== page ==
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The Tall Ships Races 2016 A Coruña: Foggy Farewells and New Horizons

Posted on: 14.08.16

Crews and around 150,000 visitors have enjoyed an incredible three days in A Coruña – the final port of the Tall Ships Races 2016 – and today (Sunday 14 August) the fleet leaves for new adventures.

The fleet has sailed over 1,900 nautical miles over the last 38 days, visited four ports in Belgium, Portugal and Spain and welcomed thousands of trainees on board to experience adventure at sea.

Last night (Saturday 13 August) everyone was treated to an atmospheric fireworks display set against a blanket of thick fog, which did nothing to dampen the party spirit. Five thousand visitors filled the port to celebrate the final evening of the race series with the trainees and crews, enjoying deck receptions and celebrations.

Vera Cruz (Portugal) reportedly welcomed 4,000 visitors on board throughout the day yesterday and there was a steady flow of visitors to the compact event port, reaching a peak of 10,000 at some points.

Parade of Sail

The final Parade of Sail was delayed an hour to allow the lingering fog to lift, but the international fleet of Tall and Small Ships departed in style. Vessels left the Ría da Coruña estuary, passed north of Isla Marola, around the saluting vessel (Spanish Navy patrol boat Atalaya, P-74), and then sailed north of Torre Hércules.

Fryderyk Chopin (Poland) departed first, from the inner Dársena, followed by Morgenster (The Netherlands) and Pelican of London (UK). Next, vessels in Trasatlánticos and Batería Quays made their way out of port, starting with Simon Bolivar (Venezuela). Statsraad Lehmkuhl (Norway) led the Parade of Sail, followed by Jolie Brise (UK).

Visitors lined vantage points along the Parade of Sail route, eagerly awaiting views of the fleet as they sailed and motored in procession at a steady five knot pace. The Tower of Hercules, Mount San Pedro, Adormideras, Faro de Mera, and Seixo Branco were packed with thousands of waving spectators.

“The Parade of Sail went very well and according to plan. So, congratulations to Fernando and the team in A Coruña for their planning and execution of the Parade. The weather turned out to be great after the fog lifted, and there were many thousands of people watching the parade from the shore.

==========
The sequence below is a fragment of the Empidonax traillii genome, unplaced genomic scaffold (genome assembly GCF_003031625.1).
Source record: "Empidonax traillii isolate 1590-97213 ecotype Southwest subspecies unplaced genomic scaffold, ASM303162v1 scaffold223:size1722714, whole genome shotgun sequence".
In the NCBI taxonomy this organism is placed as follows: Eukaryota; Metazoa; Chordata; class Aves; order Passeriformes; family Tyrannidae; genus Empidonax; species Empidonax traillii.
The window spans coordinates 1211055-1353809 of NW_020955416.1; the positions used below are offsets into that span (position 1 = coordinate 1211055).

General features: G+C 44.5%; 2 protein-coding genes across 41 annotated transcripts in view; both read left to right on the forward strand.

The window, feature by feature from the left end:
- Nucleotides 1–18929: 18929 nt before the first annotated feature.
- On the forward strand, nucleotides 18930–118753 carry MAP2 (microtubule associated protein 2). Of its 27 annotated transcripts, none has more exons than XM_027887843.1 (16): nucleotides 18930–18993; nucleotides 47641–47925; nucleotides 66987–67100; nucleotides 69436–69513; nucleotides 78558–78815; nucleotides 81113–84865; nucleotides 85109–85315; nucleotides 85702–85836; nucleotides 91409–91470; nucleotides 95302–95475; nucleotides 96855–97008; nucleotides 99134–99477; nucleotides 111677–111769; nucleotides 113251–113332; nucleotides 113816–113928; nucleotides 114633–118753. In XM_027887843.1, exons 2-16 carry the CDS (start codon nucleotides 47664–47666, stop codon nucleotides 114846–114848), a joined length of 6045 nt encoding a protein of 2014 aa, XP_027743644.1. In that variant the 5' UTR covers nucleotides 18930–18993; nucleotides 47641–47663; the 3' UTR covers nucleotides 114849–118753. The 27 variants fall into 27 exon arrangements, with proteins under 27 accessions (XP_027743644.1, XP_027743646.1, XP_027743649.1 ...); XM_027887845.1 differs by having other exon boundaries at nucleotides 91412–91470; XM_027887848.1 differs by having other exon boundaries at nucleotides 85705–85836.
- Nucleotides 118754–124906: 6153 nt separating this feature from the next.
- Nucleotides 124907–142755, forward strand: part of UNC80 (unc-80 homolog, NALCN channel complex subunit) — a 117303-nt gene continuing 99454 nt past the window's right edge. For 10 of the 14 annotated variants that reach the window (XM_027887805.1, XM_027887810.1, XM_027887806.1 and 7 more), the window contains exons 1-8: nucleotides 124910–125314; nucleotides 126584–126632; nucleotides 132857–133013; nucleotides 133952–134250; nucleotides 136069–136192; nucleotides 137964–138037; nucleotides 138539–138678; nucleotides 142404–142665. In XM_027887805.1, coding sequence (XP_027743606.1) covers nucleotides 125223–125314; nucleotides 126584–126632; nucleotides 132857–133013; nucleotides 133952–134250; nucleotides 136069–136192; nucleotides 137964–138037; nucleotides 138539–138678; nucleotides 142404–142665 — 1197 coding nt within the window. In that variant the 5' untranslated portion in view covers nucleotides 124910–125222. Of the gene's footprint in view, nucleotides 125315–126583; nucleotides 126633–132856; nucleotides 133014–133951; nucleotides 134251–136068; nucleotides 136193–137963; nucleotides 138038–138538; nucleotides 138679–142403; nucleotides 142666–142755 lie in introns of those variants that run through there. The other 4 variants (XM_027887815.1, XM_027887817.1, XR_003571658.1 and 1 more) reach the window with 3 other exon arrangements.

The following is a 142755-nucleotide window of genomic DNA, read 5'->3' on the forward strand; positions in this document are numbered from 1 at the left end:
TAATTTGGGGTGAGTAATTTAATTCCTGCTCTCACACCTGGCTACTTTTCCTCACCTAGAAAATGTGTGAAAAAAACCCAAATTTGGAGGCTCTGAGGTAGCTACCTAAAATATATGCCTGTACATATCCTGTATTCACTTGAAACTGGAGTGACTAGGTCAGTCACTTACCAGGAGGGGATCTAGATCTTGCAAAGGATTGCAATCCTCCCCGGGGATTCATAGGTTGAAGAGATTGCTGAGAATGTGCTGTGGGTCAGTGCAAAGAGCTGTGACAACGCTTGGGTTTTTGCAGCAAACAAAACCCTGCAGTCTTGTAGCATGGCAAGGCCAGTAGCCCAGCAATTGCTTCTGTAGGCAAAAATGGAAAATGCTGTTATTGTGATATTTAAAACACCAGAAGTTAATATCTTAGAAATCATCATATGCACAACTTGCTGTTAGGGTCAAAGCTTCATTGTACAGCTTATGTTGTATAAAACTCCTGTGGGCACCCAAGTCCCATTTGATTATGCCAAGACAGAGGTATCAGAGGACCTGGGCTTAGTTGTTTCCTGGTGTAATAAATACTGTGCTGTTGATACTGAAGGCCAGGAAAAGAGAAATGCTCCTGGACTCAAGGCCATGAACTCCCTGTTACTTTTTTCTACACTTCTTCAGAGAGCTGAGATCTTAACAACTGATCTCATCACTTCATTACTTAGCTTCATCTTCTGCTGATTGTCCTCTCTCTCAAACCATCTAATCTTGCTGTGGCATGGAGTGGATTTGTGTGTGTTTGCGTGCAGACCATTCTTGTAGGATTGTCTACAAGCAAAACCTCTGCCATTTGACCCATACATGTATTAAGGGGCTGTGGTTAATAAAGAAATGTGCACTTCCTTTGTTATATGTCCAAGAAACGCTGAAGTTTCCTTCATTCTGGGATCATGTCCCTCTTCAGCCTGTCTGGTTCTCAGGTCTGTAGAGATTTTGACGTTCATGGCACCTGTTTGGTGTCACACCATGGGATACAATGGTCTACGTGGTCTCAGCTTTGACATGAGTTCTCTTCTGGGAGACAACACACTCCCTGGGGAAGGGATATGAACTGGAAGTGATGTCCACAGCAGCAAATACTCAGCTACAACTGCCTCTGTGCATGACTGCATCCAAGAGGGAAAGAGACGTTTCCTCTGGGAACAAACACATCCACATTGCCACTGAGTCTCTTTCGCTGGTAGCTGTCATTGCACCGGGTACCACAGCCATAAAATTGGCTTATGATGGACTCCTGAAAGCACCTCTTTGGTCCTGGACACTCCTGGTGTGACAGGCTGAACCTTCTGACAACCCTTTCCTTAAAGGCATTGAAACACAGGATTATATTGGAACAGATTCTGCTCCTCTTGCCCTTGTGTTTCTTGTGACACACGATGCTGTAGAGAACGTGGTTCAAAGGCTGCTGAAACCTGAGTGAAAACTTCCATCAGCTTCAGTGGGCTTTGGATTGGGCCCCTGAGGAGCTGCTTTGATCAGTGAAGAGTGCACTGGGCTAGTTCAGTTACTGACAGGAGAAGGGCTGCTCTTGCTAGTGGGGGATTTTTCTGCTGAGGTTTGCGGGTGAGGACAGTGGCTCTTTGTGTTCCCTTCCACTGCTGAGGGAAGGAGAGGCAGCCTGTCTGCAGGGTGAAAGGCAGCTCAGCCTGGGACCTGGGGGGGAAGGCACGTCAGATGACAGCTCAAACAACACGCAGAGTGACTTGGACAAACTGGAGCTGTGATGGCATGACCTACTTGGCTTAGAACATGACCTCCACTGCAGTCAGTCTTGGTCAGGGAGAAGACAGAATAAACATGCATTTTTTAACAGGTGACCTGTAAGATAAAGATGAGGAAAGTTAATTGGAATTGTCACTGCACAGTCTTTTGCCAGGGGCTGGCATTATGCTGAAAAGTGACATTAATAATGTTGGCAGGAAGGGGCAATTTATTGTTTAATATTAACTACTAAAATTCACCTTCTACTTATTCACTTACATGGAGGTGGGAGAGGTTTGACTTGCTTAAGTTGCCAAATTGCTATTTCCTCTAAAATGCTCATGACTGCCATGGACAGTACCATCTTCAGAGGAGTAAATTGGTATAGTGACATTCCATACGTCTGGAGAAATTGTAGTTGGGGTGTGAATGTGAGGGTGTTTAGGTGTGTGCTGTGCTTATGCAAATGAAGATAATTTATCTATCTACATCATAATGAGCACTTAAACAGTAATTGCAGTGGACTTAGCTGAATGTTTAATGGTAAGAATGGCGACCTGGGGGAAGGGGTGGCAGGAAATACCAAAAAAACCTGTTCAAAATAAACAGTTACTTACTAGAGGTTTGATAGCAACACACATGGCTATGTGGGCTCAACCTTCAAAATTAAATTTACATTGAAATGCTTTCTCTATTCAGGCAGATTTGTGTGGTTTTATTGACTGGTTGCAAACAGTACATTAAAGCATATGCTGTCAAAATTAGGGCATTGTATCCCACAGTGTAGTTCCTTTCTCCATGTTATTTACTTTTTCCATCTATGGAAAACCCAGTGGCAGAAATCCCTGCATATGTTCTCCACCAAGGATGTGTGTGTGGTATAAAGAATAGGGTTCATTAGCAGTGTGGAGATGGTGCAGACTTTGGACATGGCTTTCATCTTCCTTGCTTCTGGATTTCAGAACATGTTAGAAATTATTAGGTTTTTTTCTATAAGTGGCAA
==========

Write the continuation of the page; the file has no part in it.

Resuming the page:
“There were many messages of thanks from the fleet to the port of A Coruña and the team for the excellent hospitality and organisation of the event. The fleet have now left the Tall Ships Races 2016 in very high spirits and we’re looking forward to seeing them again at the next event.”

Paul Bishop, Race Director, Sail Training International.

New Adventures: What’s next for the Fleet?

The YB satellite tracking system is no longer active as the fleet leave to make their way to new destinations and adventures around the world – but don’t worry – A Coruña may be the final port of the Tall Ships Races 2016, but the adventure isn’t over. We’re looking forward to meeting many of the vessels again soon as they now make their way to Blyth in Northumberland, UK for the North Sea Tall Ships Regatta 2016.

Vessels making the voyage from Spain to the UK are Black Diamond of Durham (UK); Christian Radich (Norway); Fryderyk Chopin (Poland); Lord Nelson (UK); Maybe (UK); Morgenster (Netherlands); Politechnika (Poland). You can follow their progress on Marine Traffic.

The North Sea Tall Ships Regatta will be held for only the second time in six years. Vessels will race 500 challenging nautical miles from Blyth, UK (26-29 August) to Gothenburg, Sweden (3-6 September).

Celebrations of the Diamond Anniversary of the first Tall Ships Race will also continue as Maybe (UK) and Christian Radich (Norway) – original 1956 participants – take part again.

Weather Reports

A full weather report prepared for the fleet for the next few days can be seen at – look for the link to the Tall Ships Races 2016.

Click on each boat icon to display the forecast timeline of wind and sea. For each location or area there are detailed three-hourly forecasts of the wind and sea state, plus forecasts of low cloud cover (only low clouds) and accumulated precipitation (millimetres). Forecasts are valid for a period of four days every six hours.

Photo: Atyla during the foggy Parade of Sail.